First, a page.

The Nerves of a New PM
Starting something new is always frightening. Exciting, but frightening. Jumping into the role of product manager is no exception. Especially when it was never your intention.
My transition into product management came out of the blue and was less the result of a strong desire on my part than a need within the company. It was a weird, nebulous start, and one that I feel I’m still trying to come to terms with.
Flashback to this past summer and I was working with a colleague on a product. It was just me, him, and an engineer trying to scrape something together. We had huge ambitions but very little process. As you can imagine, that resulted in a lot of confusion, multiple missed deadlines, and what ultimately ended in the product being killed before it was even released. We were the victims of a leaderless project—there was no real product owner, no one managing the process and work, and the product suffered (and died) as a result.
It was clear that something needed to change so that related products (like the one I now manage) didn’t suffer the same fate. After a few conversations with leadership and people I consider to be mentors, I made the decision to take on the mantle of product manager and focus my efforts on shepherding products onto success.
I remember having a number of conversations with my wife before making the decision to become a PM. I also distinctly recall my nerves being a bit frayed during that time. I enjoyed the work I was doing (despite frustrations around that failed project) and knew becoming a PM would bring big changes to my daily workload.
Up until then, I had reveled in creating content, getting my hands dirty, and simply making things. Product managers necessarily have to think at a higher, more strategic level, and often don’t get the opportunity to create things (apart from backlogs, documents, and presentations). We leave that to the people that are better at it. What’s more, we’re held responsible for what is ultimately created without having a direct hand in creating that thing.
In essence, it would bring me out of the weeds and onto a cliff.
That made me nervous. That made me scared. And it made for a hard decision on whether or not I wanted to make the leap into product management.
What ultimately pushed me over the edge, though, was the realization that either I could become the product manager for what I was working on, or someone else could. If someone else took over the product in a formal role, they would be driving the development of the product. I definitely had a clear vision for what I wanted to see happen to the product, and I wasn’t comfortable relinquishing control over that vision to someone else.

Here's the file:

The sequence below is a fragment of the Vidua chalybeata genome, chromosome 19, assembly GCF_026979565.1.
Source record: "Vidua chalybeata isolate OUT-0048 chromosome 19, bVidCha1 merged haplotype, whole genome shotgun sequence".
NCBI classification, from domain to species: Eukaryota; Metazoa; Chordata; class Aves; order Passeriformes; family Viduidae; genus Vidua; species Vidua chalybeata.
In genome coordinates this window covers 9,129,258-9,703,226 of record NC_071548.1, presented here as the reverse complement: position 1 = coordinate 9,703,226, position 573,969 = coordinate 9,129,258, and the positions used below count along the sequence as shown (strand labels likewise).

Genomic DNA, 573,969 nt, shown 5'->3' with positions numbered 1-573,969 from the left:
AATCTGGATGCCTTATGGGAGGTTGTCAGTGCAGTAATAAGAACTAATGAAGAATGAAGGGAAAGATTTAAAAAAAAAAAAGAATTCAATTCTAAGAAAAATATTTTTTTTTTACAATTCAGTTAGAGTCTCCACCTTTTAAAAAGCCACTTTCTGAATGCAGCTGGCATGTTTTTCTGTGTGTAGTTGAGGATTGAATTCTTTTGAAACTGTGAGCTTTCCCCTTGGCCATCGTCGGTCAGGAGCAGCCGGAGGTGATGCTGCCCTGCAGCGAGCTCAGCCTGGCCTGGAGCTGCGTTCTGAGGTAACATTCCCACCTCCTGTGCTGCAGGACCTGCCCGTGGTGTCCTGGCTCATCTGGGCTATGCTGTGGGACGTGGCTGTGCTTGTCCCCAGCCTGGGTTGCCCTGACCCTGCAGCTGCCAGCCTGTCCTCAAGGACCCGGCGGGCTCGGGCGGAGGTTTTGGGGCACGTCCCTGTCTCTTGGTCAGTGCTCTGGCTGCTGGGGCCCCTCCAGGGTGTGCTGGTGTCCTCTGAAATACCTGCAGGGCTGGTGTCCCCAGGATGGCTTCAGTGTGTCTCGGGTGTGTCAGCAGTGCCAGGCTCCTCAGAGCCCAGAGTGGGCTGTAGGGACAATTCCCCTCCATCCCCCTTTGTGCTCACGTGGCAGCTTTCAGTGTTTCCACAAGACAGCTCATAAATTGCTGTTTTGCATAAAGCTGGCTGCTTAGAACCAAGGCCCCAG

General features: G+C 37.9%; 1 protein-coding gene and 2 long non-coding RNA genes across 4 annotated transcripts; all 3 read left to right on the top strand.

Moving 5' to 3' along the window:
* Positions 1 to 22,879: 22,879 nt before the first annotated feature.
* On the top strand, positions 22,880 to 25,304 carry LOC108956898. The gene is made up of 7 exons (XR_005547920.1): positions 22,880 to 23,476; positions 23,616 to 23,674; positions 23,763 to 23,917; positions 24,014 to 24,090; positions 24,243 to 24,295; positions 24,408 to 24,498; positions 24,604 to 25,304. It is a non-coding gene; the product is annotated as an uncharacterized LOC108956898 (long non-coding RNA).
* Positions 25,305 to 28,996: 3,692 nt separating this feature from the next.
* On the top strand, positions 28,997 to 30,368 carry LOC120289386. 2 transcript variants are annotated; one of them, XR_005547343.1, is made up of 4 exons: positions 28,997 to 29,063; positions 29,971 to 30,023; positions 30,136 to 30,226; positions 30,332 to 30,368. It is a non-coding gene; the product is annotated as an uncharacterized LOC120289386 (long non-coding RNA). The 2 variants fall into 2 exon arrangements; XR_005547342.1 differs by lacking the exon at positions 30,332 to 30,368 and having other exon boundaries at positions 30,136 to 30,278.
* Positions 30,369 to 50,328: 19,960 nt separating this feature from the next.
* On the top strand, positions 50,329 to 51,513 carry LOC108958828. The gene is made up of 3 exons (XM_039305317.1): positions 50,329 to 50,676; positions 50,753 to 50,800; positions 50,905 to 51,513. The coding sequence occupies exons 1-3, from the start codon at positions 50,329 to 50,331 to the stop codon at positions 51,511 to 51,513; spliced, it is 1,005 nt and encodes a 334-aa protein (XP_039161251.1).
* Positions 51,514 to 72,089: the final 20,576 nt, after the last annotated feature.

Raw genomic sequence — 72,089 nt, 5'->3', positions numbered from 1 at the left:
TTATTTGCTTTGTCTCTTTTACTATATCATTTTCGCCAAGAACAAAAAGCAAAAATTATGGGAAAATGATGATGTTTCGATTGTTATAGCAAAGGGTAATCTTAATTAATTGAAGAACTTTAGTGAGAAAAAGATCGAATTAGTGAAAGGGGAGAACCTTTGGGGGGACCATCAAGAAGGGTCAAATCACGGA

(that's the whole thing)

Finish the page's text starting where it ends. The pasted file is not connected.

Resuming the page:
It sounds selfish and cynical, but that cynism soon turned into excitement over the switch to product management. I started to see it less as a defensive move, and more as an opportunity to lead and shape a product in a way I never could before.
So I became a product manager.
I thought my nerves would settle down after accepting the position. Boy, was I wrong.
I’m one of four product managers at my company. And I’m definitely the greenest of the bunch. I try not to show it (or even think about it), but I constantly fret over whether or not I’m good enough to be an effective product manager. I compare myself to the other PMs and feel lacking. It’s imposter syndrome to the max, and it sucks. I remind myself that my team has faith in me and wouldn’t want me in the role if they didn’t think I couldn’t handle it, but it’s still nerve-racking, to be sure.
On the flip side, it also means that there is a lot of room for improvement. My daughter’s dance teacher has a saying that she constantly makes the dancers recite:
Thank you for this opportunity to improve myself.
It’s a superb life lesson that goes far beyond dance.
Mixed in with all of the nervousness and anxiety over being a new product manager is the strong motivation and desire to improve myself. There is a lot that goes into product management. Between development methodologies, theories on process, communication, soft skills, user research, and business skills, there is more than enough to keep me busy and interested in product management for a long time coming.
I’m learning to take comfort in the fact that there’s a lot to learn and no one knows it all on day one. I’m still a bundle of nerves most of the time, but I know I’ll get better. There’s a lot to learn, and I love learning. I may make mistakes, but I’ll learn from those, too, and I’ll be a better product manager for it.